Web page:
The Russia Probe: Manafort Faces Conspiracy Charges
Special counsel Robert Mueller (Zhang Jun / Zuma / TASS)
— Federal grand jury charges ex-Trump campaign chair Manafort in Russia investigation
A federal grand jury in Washington D.C. has approved the first charges in the investigation led by special counsel Robert Mueller into Russia's interference in the 2016 U.S. elections.
President Donald Trump’s former-campaign chair Paul Manafort has turned himself in to authorities on charges that include tax fraud in the first Russia probe indictments.
Manafort and his former business associate Rick Gates have been served the first highly-anticipated indictments in the investigation into Russia’s interference in the 2016 U.S. elections.
— Former Trump advisor questioned by Senate panel
The Senate Intelligence Committee panel to investigate Russia's interference in the 2016 elections questioned former Trump campaign advisor and energy consultant Carter Page.
Page declined to comment to the press on the committee's questions or to say whether he had been contacted by special counsel Robert Mueller.
— Senate Judiciary Committee panel splits over Russia probe
Senate Judiciary Committee Chairman Chuck Grassley, a Republican from Iowa and ranking California Democrat Dianne Feinstein have split over the Russia investigation.
Republicans want to pursue issues related to Hillary Clinton's private email server and the sale of a uranium company to Russians while Clinton was secretary of state.
On Oct. 24, Feinstein called the Republicans move “an obstruction of justice” and said the once bipartisan panel will now pursue investigations separately.
— Clinton, DNC paid for research resulting in Trump dossier
The Hillary Clinton campaign and the Democratic National Committee helped fund opposition research that resulted in a notorious dossier prepared by former British spy Christopher Steele alleging President Donald Trump's connections to Russia.
Marc E. Elias, a lawyer from the firm Perkins Coie representing the Clinton campaign and the DNC retained Fusion GPS, a Washington, D.C. consulting firm to perform research.
— Clinton campaign claims no prior knowledge of Trump dossier
The Clinton campaign hired a law firm to dig up dirt on Donald Trump, but claims not to know that Fusion GPS, a Washington consulting firm was retained, or that it in turn brought in former British spy Christopher Steele to prepare a dossier.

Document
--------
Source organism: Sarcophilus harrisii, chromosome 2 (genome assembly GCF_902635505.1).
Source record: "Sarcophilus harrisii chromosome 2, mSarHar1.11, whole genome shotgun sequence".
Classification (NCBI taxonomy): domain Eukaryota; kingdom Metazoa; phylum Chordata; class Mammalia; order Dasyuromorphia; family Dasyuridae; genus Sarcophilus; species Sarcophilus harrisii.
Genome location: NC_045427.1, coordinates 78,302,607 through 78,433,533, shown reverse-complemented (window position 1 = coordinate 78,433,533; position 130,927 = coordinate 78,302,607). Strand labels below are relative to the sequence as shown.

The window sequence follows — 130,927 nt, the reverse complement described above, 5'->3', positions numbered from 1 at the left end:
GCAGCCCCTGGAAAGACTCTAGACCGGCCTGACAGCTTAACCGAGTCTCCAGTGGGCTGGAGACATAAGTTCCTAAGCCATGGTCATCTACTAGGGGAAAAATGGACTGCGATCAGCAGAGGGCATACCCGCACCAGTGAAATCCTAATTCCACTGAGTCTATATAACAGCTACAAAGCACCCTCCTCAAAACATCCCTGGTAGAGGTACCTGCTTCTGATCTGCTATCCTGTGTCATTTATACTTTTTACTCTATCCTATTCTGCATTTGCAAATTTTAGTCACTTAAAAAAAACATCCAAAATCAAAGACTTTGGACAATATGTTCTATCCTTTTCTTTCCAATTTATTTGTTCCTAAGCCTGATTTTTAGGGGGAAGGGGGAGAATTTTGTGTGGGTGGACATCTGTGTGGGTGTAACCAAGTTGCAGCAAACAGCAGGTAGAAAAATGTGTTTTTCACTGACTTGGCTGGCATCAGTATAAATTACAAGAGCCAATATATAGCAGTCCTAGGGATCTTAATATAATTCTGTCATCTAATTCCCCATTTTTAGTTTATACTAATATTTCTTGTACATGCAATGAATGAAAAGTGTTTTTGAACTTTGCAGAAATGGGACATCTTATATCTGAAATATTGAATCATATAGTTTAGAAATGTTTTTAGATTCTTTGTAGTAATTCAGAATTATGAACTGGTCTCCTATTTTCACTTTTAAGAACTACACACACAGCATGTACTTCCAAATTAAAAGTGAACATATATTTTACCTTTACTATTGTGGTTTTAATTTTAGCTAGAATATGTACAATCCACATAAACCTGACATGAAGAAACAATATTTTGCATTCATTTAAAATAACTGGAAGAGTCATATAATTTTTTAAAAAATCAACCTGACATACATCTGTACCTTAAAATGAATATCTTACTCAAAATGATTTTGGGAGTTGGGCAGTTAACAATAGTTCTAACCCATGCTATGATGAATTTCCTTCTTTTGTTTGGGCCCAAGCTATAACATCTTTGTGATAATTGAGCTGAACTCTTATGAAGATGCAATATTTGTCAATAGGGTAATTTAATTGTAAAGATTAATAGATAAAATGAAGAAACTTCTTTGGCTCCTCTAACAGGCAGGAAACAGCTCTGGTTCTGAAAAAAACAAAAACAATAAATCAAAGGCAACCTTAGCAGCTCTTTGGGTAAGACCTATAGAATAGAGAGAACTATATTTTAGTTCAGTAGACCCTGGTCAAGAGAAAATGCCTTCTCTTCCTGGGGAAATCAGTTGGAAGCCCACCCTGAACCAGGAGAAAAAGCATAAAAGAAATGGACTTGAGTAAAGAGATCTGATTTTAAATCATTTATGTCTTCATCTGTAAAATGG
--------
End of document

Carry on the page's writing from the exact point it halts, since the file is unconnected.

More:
Democrats insisted they had not seen the dossier on Trump's contacts with Russia, until it was leaked to the press.
Brian Fallon, a spokesman for the Clinton campaign, said he didn't know about Steele's research. "If I had, I would have volunteered to go to Europe and try to help him," he said.
— House Republicans investigate Obama-era Russian uranium deal
Republics in the U.S. House of Representatives are launching an investigation into a deal involving sale of uranium to Russia during the administration of President Barack Obama.
Hilary Clinton has called the allegations of donations by Russians to the Clinton Foundation allegedly to facilitate the deal "baloney.”
The new direction of the Russia probe — away from Trump and on to Obama and Clinton — is inflaming already strained relations between the two parties
— Russian emigre in New York helped Russian company interfere in elections
A company owned by a Russian emigre company on Staten Island in New York in provided servers to the Internet Research Agency, known as the "Kremlin's Troll Farm."
The servers hosted two sites used to fuel tensions online in the run up to the 2016 elections, BlackMattersUs.com and DoNotShoot.Us.
— Fake Native American account agitated against oil pipeline
Another group active in stoking online tensions during the U.S. presidential campaign in 2016 has been found to be a concoction of the Internet Research Agency, known as the "Kremlin's Troll Farm."
@Native_Americans_united, an Instagram account with more than 33,000 followers, rallied people against the Dakota Access Pipeline built by oil companies across land viewed as sacred.